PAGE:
Or, of course, if I'm in a more socially conscious form of my default-setting, I can spend time in the end-of-the-day traffic jam being angry and disgusted at all the huge, stupid, lane-blocking SUV's and Hummers and V-12 pickup trucks burning their wasteful, selfish, forty-gallon tanks of gas, and I can dwell on the fact that the patriotic or religious bumper stickers always seem to be on the biggest, most disgustingly selfish vehicles driven by the ugliest, most inconsiderate and aggressive drivers, who are usually talking on cell phones as they cut people off in order to get just twenty stupid feet ahead in a traffic jam, and I can think about how our children's children will despise us for wasting all the future's fuel and probably screwing up the climate, and how spoiled and stupid and disgusting we all are, and how it all just sucks, and so on and so forth...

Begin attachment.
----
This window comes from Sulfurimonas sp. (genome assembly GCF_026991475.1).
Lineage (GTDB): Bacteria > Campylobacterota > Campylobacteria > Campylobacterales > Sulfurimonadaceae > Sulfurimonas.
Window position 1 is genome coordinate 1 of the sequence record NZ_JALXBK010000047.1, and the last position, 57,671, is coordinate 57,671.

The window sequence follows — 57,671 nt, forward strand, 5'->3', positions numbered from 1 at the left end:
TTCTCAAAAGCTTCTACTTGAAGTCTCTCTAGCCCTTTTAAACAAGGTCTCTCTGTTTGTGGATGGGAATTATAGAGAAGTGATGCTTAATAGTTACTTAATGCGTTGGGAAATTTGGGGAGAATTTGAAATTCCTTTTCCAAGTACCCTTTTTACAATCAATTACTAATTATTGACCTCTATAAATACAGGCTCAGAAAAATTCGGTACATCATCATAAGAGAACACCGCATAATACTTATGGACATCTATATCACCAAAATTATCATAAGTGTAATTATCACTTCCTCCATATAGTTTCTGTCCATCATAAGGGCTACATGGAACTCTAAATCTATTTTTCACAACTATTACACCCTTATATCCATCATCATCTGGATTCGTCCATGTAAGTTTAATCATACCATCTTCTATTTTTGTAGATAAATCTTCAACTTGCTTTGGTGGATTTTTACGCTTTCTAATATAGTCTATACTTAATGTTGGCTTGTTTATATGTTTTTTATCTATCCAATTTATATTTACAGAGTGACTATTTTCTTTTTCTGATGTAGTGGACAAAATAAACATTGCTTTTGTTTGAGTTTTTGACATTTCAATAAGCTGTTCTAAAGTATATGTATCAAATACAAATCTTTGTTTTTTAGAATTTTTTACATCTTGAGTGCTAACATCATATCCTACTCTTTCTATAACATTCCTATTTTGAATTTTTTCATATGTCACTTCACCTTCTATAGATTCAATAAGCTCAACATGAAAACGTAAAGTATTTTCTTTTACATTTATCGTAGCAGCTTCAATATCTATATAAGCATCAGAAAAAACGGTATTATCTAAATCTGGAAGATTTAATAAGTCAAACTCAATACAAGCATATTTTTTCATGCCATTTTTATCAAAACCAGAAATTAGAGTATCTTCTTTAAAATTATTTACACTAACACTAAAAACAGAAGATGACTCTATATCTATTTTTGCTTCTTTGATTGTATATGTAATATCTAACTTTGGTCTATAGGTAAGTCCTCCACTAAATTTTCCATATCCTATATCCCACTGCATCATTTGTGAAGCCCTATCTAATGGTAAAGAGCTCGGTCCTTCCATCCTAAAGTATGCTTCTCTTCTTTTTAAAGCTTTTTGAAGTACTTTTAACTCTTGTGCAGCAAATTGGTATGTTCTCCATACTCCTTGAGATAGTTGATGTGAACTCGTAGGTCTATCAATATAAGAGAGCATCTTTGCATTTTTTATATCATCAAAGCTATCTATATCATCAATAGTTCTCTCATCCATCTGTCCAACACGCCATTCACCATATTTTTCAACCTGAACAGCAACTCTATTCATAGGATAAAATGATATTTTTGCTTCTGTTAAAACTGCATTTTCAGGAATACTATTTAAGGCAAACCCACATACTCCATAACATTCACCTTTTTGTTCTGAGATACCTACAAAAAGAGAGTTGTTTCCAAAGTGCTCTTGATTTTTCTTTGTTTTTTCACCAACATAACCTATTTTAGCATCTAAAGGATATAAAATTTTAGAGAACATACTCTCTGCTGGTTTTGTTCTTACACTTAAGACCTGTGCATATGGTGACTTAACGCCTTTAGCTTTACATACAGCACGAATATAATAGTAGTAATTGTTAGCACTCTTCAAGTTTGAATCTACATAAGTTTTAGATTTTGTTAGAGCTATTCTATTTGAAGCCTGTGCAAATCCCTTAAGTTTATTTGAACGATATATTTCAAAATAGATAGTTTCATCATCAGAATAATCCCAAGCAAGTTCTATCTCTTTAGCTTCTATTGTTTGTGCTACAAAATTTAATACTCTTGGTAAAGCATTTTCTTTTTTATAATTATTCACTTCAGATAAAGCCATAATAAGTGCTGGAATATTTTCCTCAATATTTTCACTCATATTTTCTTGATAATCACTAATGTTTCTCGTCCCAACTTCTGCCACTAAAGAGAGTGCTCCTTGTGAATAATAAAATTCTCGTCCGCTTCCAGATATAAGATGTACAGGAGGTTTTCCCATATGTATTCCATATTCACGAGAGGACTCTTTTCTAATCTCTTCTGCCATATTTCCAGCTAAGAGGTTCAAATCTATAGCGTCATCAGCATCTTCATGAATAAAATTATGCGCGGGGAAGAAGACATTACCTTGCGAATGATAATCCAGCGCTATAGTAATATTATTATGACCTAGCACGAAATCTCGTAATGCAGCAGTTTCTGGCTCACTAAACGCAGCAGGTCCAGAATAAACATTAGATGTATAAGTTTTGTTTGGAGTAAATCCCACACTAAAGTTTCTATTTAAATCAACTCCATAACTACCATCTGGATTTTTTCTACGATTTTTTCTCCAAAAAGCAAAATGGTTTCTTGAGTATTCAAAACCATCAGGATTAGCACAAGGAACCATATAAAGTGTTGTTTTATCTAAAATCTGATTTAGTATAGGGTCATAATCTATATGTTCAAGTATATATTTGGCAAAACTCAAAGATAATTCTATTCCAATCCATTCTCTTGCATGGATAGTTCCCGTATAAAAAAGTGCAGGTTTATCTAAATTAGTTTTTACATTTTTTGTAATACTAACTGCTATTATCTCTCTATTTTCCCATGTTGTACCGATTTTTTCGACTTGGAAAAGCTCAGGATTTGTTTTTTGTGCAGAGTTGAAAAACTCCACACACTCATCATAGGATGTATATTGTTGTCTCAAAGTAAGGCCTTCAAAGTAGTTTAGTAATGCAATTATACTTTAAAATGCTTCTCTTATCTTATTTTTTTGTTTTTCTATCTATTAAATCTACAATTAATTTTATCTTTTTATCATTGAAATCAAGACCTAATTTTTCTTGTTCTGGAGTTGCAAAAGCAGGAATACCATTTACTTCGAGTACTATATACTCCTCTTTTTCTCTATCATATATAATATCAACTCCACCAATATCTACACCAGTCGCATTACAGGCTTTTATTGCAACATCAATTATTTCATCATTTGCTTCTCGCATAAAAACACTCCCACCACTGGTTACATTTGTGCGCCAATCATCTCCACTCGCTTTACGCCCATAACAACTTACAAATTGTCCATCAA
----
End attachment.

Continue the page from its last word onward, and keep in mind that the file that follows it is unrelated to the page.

Look, if I choose to think this way, fine, lots of us do — except that thinking this way tends to be so easy and automatic it doesn't have to be a choice. Thinking this way is my natural default-setting. It's the automatic, unconscious way that I experience the boring, frustrating, crowded parts of adult life when I'm operating on the automatic, unconscious belief that I am the center of the world and that my immediate needs and feelings are what should determine the world's priorities. The thing is that there are obviously different ways to think about these kinds of situations. In this traffic, all these vehicles stuck and idling in my way: It's not impossible that some of these people in SUV's have been in horrible auto accidents in the past and now find driving so traumatic that their therapist has all but ordered them to get a huge, heavy SUV so they can feel safe enough to drive; or that the Hummer that just cut me off is maybe being driven by a father whose little child is hurt or sick in the seat next to him, and he's trying to rush to the hospital, and he's in a way bigger, more legitimate hurry than I am — it is actually I who am in his way. Or I can choose to force myself to consider the likelihood that everyone else in the supermarket's checkout line is just as bored and frustrated as I am, and that some of these people probably have much harder, more tedious or painful lives than I do, overall.